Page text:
2. - What's most interesting about Robin's argument is not just providing the broader philosophical context for the emergence of subjectivism - it's making the connection between that and the relentless anti-socialism of the Austrians. That's the real value-added. That's the point of the specific associations with Nietzsche that Austrians have that some others don't. This was the purpose of the Weiser quote where he said that the whole point of marginalism was to prove socialism false.
3. - Nietzsche obviously has other ideals wrapped up in his anti-socialism and subjectivism that sit uneasily with many Austrians and subjectivists generally. This is where the portion of the essay starting with the problem of "squaring Nietzsche's circle" comes in. Schumpeter does this through what Robin calls the "relocation of politics in the economic sphere" through his discussion of entrepreneurs. Entrepreneurs are the restless creative force behind real change - the sanitized Austrian ubermensch. This was a particularly good example from Schumpeter:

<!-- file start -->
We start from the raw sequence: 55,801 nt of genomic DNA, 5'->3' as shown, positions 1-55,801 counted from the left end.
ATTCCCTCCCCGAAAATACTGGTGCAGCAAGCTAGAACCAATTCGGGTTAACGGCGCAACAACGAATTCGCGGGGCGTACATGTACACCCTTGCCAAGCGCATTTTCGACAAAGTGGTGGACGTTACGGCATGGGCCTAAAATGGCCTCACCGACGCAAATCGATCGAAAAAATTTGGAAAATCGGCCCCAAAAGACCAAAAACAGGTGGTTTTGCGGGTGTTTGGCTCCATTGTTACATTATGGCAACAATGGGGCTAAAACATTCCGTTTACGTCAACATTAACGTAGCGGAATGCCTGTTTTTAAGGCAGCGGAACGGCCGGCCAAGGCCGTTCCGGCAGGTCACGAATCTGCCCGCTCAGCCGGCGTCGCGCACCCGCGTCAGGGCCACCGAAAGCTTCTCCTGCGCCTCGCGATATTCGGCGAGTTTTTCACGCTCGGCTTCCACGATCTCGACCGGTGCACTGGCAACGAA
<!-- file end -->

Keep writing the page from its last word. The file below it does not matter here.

"There is the dream and the will to found a private kingdom, usually, though not necessarily, also a dynasty. The modern world really does not know any such positions, but what may be attained by industrial and commercial success is still the nearest approach to medieval lordship possible to modern man."The version of this in Hayek is similarly entrepreneurial - dedicated to generating new frameworks rather than fitting into existing frameworks. This, for example, was fairly Nietzschean: "To do the bidding of others is for the employed the condition of achieving his purpose."
4. - Hayek's note to Salazar was... illuminating.
5. - The essay makes me want to know Corey Robin's view of "Why I Am Not a Conservative"